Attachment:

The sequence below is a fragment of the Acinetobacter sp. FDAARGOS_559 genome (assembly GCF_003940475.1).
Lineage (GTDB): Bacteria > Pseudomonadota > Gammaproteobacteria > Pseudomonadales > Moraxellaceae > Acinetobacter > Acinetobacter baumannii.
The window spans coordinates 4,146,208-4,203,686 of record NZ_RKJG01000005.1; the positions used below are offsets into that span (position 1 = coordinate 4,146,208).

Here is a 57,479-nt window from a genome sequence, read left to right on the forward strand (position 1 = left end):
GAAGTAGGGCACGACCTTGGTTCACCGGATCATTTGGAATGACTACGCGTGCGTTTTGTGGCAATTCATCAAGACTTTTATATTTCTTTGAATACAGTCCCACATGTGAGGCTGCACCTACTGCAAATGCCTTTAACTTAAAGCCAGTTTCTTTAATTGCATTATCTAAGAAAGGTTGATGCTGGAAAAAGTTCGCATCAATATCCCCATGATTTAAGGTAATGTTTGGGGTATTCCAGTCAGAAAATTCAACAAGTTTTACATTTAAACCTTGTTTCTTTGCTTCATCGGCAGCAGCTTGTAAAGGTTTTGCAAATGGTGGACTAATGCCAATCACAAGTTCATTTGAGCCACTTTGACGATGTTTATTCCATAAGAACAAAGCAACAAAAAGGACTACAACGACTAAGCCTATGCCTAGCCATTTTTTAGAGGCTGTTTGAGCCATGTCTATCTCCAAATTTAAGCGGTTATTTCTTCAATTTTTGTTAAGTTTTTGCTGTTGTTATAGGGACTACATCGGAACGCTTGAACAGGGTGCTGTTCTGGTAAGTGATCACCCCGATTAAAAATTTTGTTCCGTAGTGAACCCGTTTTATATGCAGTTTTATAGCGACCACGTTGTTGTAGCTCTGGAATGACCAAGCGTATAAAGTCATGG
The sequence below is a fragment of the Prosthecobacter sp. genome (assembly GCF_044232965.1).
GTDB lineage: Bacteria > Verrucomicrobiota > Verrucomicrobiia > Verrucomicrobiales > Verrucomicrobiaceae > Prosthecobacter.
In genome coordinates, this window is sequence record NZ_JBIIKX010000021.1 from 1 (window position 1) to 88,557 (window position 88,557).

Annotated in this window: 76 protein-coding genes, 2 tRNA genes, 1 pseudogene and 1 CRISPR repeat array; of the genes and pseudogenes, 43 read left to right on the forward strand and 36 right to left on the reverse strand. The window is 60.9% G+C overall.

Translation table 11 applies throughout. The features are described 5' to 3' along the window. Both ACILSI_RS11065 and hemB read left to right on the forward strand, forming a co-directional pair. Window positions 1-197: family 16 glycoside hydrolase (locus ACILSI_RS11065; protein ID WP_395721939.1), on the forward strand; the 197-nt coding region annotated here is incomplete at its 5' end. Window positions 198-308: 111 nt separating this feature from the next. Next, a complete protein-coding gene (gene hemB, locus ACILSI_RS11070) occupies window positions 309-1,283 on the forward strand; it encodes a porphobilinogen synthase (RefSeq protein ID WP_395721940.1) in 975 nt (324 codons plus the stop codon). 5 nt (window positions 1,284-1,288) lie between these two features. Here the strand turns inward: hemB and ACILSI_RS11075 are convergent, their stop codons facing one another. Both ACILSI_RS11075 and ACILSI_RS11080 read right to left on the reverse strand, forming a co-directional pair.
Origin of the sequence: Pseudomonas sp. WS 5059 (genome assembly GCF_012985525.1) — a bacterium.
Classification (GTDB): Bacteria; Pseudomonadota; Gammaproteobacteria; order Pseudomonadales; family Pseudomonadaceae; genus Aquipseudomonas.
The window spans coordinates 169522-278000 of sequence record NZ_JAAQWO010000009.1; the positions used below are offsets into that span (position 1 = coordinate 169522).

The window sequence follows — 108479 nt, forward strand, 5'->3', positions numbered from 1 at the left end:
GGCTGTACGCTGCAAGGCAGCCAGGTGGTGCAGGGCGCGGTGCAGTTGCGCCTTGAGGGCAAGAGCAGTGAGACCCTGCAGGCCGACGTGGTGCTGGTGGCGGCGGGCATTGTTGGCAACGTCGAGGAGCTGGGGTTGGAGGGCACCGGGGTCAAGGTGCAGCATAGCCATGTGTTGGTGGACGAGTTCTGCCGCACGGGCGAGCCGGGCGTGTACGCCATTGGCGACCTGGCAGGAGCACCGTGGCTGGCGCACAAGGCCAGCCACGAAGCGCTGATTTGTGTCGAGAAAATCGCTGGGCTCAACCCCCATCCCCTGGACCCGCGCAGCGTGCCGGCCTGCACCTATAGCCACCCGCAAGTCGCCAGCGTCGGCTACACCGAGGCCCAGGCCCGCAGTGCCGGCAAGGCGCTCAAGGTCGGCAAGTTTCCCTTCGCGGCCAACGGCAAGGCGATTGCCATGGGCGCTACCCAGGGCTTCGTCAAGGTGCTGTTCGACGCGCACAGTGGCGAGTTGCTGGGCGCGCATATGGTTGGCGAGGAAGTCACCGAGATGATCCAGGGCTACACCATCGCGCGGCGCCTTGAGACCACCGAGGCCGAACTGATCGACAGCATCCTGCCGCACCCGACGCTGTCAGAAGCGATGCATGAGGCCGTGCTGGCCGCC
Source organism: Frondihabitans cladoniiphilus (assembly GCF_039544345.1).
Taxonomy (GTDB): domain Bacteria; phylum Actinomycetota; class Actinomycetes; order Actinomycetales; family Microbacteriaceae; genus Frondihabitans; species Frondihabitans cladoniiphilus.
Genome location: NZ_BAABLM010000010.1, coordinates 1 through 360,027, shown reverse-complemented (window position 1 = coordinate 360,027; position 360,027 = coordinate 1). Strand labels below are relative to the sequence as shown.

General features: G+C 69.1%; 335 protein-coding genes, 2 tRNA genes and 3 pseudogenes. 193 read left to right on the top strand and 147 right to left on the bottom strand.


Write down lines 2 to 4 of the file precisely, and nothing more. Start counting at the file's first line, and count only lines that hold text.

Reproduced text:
Lineage (GTDB): Bacteria > Pseudomonadota > Gammaproteobacteria > Pseudomonadales > Moraxellaceae > Acinetobacter > Acinetobacter baumannii.
The window spans coordinates 4,146,208-4,203,686 of record NZ_RKJG01000005.1; the positions used below are offsets into that span (position 1 = coordinate 4,146,208).

Here is a 57,479-nt window from a genome sequence, read left to right on the forward strand (position 1 = left end):